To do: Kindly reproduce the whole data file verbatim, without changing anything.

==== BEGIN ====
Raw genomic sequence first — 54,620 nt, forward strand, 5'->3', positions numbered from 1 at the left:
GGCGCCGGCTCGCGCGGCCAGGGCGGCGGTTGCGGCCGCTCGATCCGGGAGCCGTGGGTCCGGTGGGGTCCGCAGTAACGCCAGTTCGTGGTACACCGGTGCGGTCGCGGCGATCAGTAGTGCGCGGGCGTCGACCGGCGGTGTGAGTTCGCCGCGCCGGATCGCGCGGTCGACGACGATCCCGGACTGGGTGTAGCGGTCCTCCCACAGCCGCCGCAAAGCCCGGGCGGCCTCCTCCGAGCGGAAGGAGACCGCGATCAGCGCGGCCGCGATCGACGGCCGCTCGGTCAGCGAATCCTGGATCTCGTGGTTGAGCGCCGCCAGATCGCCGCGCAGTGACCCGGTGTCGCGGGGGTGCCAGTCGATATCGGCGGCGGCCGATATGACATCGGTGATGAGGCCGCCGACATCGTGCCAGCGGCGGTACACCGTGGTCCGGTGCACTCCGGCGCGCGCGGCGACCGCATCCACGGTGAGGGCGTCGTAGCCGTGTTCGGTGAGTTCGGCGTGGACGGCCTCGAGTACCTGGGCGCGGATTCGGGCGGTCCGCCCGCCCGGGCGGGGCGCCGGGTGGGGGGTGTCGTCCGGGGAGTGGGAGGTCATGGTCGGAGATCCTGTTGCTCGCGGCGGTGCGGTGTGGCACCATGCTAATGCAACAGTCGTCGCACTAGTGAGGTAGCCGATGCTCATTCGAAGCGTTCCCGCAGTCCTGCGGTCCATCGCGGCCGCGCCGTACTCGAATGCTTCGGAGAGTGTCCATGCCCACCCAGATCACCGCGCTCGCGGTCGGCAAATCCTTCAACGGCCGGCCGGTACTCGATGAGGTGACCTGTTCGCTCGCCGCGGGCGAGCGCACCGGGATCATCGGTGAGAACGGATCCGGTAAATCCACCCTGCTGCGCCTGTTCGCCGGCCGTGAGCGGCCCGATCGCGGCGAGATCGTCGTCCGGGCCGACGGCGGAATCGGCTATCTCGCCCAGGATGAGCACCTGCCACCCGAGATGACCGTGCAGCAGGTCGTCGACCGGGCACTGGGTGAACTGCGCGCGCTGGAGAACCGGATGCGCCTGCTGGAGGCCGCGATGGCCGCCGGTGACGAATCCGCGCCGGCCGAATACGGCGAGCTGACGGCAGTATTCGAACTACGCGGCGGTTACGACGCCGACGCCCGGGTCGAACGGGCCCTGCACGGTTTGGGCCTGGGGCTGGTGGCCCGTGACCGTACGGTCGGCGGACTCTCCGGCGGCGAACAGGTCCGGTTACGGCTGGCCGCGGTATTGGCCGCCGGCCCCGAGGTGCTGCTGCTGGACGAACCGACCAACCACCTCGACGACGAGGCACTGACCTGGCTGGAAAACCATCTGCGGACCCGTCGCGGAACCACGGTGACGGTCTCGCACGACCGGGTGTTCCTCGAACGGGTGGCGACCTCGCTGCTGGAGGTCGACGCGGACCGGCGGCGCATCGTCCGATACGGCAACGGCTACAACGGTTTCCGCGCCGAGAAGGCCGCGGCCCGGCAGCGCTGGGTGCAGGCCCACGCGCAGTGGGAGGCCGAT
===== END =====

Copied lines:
Raw genomic sequence first — 54,620 nt, forward strand, 5'->3', positions numbered from 1 at the left:
GGCGCCGGCTCGCGCGGCCAGGGCGGCGGTTGCGGCCGCTCGATCCGGGAGCCGTGGGTCCGGTGGGGTCCGCAGTAACGCCAGTTCGTGGTACACCGGTGCGGTCGCGGCGATCAGTAGTGCGCGGGCGTCGACCGGCGGTGTGAGTTCGCCGCGCCGGATCGCGCGGTCGACGACGATCCCGGACTGGGTGTAGCGGTCCTCCCACAGCCGCCGCAAAGCCCGGGCGGCCTCCTCCGAGCGGAAGGAGACCGCGATCAGCGCGGCCGCGATCGACGGCCGCTCGGTCAGCGAATCCTGGATCTCGTGGTTGAGCGCCGCCAGATCGCCGCGCAGTGACCCGGTGTCGCGGGGGTGCCAGTCGATATCGGCGGCGGCCGATATGACATCGGTGATGAGGCCGCCGACATCGTGCCAGCGGCGGTACACCGTGGTCCGGTGCACTCCGGCGCGCGCGGCGACCGCATCCACGGTGAGGGCGTCGTAGCCGTGTTCGGTGAGTTCGGCGTGGACGGCCTCGAGTACCTGGGCGCGGATTCGGGCGGTCCGCCCGCCCGGGCGGGGCGCCGGGTGGGGGGTGTCGTCCGGGGAGTGGGAGGTCATGGTCGGAGATCCTGTTGCTCGCGGCGGTGCGGTGTGGCACCATGCTAATGCAACAGTCGTCGCACTAGTGAGGTAGCCGATGCTCATTCGAAGCGTTCCCGCAGTCCTGCGGTCCATCGCGGCCGCGCCGTACTCGAATGCTTCGGAGAGTGTCCATGCCCACCCAGATCACCGCGCTCGCGGTCGGCAAATCCTTCAACGGCCGGCCGGTACTCGATGAGGTGACCTGTTCGCTCGCCGCGGGCGAGCGCACCGGGATCATCGGTGAGAACGGATCCGGTAAATCCACCCTGCTGCGCCTGTTCGCCGGCCGTGAGCGGCCCGATCGCGGCGAGATCGTCGTCCGGGCCGACGGCGGAATCGGCTATCTCGCCCAGGATGAGCACCTGCCACCCGAGATGACCGTGCAGCAGGTCGTCGACCGGGCACTGGGTGAACTGCGCGCGCTGGAGAACCGGATGCGCCTGCTGGAGGCCGCGATGGCCGCCGGTGACGAATCCGCGCCGGCCGAATACGGCGAGCTGACGGCAGTATTCGAACTACGCGGCGGTTACGACGCCGACGCCCGGGTCGAACGGGCCCTGCACGGTTTGGGCCTGGGGCTGGTGGCCCGTGACCGTACGGTCGGCGGACTCTCCGGCGGCGAACAGGTCCGGTTACGGCTGGCCGCGGTATTGGCCGCCGGCCCCGAGGTGCTGCTGCTGGACGAACCGACCAACCACCTCGACGACGAGGCACTGACCTGGCTGGAAAACCATCTGCGGACCCGTCGCGGAACCACGGTGACGGTCTCGCACGACCGGGTGTTCCTCGAACGGGTGGCGACCTCGCTGCTGGAGGTCGACGCGGACCGGCGGCGCATCGTCCGATACGGCAACGGCTACAACGGTTTCCGCGCCGAGAAGGCCGCGGCCCGGCAGCGCTGGGTGCAGGCCCACGCGCAGTGGGAGGCCGAT